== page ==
National Holdings Corporation (NASDAQ:NHLD) outperformed the investment banking and brokerage industry on the basis of its ROE – producing a higher 38.74% relative to the peer average of 12.81% over the past 12 months. Though, the impressiveness of NHLD’s ROE is contingent on whether this industry-beating level can be sustained. This can be measured by looking at the company’s financial leverage. With more debt, NHLD can invest even more and earn more money, thus pushing up its returns. However, ROE only measures returns against equity, not debt. This can be distorted, so let’s take a look at it further. View our latest analysis for National Holdings
Breaking down Return on Equity
Firstly, Return on Equity, or ROE, is simply the percentage of last years’ earning against the book value of shareholders’ equity. It essentially shows how much the company can generate in earnings given the amount of equity it has raised. If investors diversify their portfolio by industry, they may want to maximise their return in the Investment Banking and Brokerage sector by investing in the highest returning stock. However, this can be misleading as each firm has different costs of equity and debt levels i.e. the more debt National Holdings has, the higher ROE is pumped up in the short term, at the expense of long term interest payment burden.
Return on Equity = Net Profit ÷ Shareholders Equity
ROE is assessed against cost of equity, which is measured using the Capital Asset Pricing Model (CAPM) – but let’s not dive into the details of that today. For now, let’s just look at the cost of equity number for National Holdings, which is 11.79%. Since National Holdings’s return covers its cost in excess of 26.95%, its use of equity capital is efficient and likely to be sustainable. Simply put, National Holdings pays less for its capital than what it generates in return. ROE can be split up into three useful ratios: net profit margin, asset turnover, and financial leverage. This is called the Dupont Formula:
ROE = profit margin × asset turnover × financial leverage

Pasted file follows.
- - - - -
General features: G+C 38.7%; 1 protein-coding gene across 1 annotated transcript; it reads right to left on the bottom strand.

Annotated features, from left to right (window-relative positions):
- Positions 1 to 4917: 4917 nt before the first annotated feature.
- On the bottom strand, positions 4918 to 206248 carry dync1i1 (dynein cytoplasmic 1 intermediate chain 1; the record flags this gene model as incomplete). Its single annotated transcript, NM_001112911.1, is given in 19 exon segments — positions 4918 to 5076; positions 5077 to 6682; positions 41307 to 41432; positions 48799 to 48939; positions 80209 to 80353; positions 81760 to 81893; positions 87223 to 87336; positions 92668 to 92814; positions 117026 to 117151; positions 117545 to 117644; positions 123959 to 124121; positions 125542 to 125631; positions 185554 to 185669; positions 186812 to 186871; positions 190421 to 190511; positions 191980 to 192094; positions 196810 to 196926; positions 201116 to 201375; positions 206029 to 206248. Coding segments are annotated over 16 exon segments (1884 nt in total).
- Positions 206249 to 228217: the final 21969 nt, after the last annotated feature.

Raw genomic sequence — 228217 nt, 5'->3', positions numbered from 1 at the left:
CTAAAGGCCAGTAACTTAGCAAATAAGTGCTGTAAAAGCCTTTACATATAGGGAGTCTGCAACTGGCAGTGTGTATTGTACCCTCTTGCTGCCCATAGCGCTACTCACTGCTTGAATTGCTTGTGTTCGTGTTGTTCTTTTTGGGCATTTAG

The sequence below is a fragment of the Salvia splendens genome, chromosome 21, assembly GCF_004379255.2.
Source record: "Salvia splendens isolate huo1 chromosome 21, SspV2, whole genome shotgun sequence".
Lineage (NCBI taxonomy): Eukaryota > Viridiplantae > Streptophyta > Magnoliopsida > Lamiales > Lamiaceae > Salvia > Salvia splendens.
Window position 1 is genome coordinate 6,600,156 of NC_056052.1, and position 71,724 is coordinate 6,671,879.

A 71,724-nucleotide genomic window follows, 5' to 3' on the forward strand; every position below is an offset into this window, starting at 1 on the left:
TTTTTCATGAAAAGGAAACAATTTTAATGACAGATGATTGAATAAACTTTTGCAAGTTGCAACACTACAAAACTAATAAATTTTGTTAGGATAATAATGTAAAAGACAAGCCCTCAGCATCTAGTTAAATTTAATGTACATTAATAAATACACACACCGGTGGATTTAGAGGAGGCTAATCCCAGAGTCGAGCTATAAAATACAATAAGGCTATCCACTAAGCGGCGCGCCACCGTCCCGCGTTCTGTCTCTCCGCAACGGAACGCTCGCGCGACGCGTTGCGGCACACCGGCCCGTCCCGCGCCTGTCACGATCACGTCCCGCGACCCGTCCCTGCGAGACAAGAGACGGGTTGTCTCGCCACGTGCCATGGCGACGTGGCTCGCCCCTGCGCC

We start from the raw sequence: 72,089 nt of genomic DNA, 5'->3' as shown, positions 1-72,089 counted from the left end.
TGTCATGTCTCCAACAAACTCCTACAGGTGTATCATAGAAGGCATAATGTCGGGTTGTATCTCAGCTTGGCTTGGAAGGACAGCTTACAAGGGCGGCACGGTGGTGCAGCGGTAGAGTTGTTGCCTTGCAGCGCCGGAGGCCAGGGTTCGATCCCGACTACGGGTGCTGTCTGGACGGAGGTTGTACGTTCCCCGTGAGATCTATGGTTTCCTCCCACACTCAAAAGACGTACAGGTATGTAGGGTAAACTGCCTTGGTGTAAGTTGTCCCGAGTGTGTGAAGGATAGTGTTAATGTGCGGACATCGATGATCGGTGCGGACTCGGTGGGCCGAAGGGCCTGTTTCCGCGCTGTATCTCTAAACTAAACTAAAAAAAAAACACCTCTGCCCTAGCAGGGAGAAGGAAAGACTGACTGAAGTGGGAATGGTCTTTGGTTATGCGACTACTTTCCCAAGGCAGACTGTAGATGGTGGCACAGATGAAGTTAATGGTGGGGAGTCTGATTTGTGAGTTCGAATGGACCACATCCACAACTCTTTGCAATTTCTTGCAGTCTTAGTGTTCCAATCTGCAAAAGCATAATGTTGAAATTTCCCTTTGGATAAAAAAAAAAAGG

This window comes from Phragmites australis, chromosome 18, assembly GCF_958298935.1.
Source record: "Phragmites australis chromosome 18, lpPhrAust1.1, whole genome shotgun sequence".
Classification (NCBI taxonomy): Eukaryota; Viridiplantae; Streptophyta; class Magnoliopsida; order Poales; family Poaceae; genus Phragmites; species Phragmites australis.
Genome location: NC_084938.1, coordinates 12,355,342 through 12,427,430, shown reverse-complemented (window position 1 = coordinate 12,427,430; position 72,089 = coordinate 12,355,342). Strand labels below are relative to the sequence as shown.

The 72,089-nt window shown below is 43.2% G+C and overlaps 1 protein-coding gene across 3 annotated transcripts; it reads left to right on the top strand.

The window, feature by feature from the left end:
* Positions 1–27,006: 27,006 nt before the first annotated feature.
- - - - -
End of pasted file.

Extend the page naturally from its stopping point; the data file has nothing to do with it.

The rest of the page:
ROE = (annual net profit ÷ sales) × (sales ÷ assets) × (assets ÷ shareholders’ equity)
ROE = annual net profit ÷ shareholders’ equity
The first component is profit margin, which measures how much of sales is retained after the company pays for all its expenses. Asset turnover reveals how much revenue can be generated from National Holdings’s asset base. And finally, financial leverage is simply how much of assets are funded by equity, which exhibits how sustainable the company’s capital structure is. We can determine if National Holdings’s ROE is inflated by borrowing high levels of debt. Generally, a balanced capital structure means its returns will be sustainable over the long run. We can examine this by looking at National Holdings’s debt-to-equity ratio. Currently, National Holdings has no debt which means its returns are driven purely by equity capital. Therefore, the level of financial leverage has no impact on ROE, and the ratio is a representative measure of the efficiency of all its capital employed firm-wide.
ROE is one of many ratios which meaningfully dissects financial statements, which illustrates the quality of a company. National Holdings’s ROE is impressive relative to the industry average and also covers its cost of equity. Its high ROE is not likely to be driven by high debt. Therefore, investors may have more confidence in the sustainability of this level of returns going forward. ROE is a helpful signal, but it is definitely not sufficient on its own to make an investment decision.
For National Holdings, I’ve put together three fundamental factors you should look at:
1. Financial Health: Does it have a healthy balance sheet? Take a look at our free balance sheet analysis with six simple checks on key factors like leverage and risk.
2. Valuation: What is National Holdings worth today? Is the stock undervalued, even when its growth outlook is factored into its intrinsic value? The intrinsic value infographic in our free research report helps visualize whether National Holdings is currently mispriced by the market.
3. Other High-Growth Alternatives : Are there other high-growth stocks you could be holding instead of National Holdings? Explore our interactive list of stocks with large growth potential to get an idea of what else is out there you may be missing!